Hi! It's R. Eric Thomas. From the internet?
Well, the Emmy nominations came out and once again Smash was snubbed. How many years will we allow the Recording Academy or whoever gives out Emmys to disrespect us by refusing to bestow all of its awards on a show that went off the air three years ago? Yesterday, I was running an errand and listening to songs from Smash on my iPhone (because I’m deeply invested in living my best life.) I raced up the stairs from the subway and burst into the daylight at the exact moment that the show-stopping final version of “Let Me Be Your Star” came on. There is honestly no better feeling in the world. It is an Emmy-worthy feeling. And the Nobel Committee, or whoever gives out Emmys, better get with the program.
I am not even being flip for the sake of comedy. Smash is two of the best shows ever made, smushed into one show that seemed allergic to plot cohesion and I remain obsessed. I am obsessed with the fact that the defining feature of Debra Messing’s character was her enormous collection scarves like she was a red-headed Manhattanite Salome. I’m obsessed with the “dramaturg” character played by Daniel Sunjata, who also was an adjunct professor and had a million-dollar apartment and enough time to make Chemex coffee every day, proving that the writers had never met a dramaturg, seen an adjunct professor’s paycheck or used a Chemex with any real commitment. I am obsessed with Shaiman and Whitman’s bonkers pastiche score. And I am obsessed with the completely insane central premise that Ivy Lynn, a blonde triple-threat who looked like Marilyn Monroe and had the skills of actual Broadway star Megan Hilty, would have to fight Katherine McPhee for the part of Marilyn. This no shade to Katherine. She’s great. Don’t @ me about your McPheever. But really; there was no contest. Let’s all exist in reality for a moment. For a lark.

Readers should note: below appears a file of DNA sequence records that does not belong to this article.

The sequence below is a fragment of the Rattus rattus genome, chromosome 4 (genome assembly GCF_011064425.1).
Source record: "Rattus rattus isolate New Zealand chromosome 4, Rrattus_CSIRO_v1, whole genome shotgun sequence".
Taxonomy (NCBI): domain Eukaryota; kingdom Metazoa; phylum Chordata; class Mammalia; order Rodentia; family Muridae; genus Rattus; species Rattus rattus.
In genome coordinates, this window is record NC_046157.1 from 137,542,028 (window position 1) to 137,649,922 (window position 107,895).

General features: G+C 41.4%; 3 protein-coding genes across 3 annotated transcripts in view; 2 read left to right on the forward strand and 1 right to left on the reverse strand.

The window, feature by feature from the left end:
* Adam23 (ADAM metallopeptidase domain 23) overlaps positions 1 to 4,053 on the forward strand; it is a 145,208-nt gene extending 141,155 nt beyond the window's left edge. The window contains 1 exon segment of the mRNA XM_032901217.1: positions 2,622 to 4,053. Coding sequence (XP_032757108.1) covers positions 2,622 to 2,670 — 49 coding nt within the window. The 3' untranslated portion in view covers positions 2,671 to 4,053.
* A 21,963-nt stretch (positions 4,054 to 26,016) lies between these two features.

I am sure that someone is going to write me about Katherine McPhee, despite my pleas. Honestly, I respect that. The internet was built for petty disagreements about minutiae that we care deeply about. That’s why I’ve been tweeting the Smithsonian Institute about their egregious snub of Smash at the Emmys. One of my favorite pastimes is having extreme feelings about mundane things.
Which is why, this week, in the middle of an article about the president’s son, George Oscar Bluth, I decided to go on a rant about the font Calibri. I don’t know why Calibri annoys me so much but it really does. If feels too casual, like when a server squats down next to your table and says “Alright guys, who’s drinking?!” This isn’t a kegger, Chad; pull yourself together, please.
Anyway, I don’t like Calibri. I’m persnickety about fonts. And apparently so are a lot of other people because all these Calibri stans came out of the woodwork to check me for dissing their go-to word processing letter shapes. I was shewk! And honestly, I have never respected anything more. Please keep your negative opinions about my negative opinions about the president to yourself, but please always yell at me about disagreements on minutiae. I am so here for that.
For instance, my husband and I were looking at apartments last weekend and he spent like 45 minutes trying to decide between the view two units offered. They were next door to each other. Both looked at the same trees and highway and neither had “a view of the water,” which was suddenly a huge deal breaker for him. Disney's Pocahontas over here is trying to be reunited with his brothers, the rainstorm and the river. In the moment I was like, “Lord, Jesus, take me now. Rapture me right up from beside this beautiful granite countertop, through the green roof and over the river that we cannot currently see from either of these windows. Take me to that place where they play Smash on repeat and the wifi is always good.” I was over it. But I also loved it.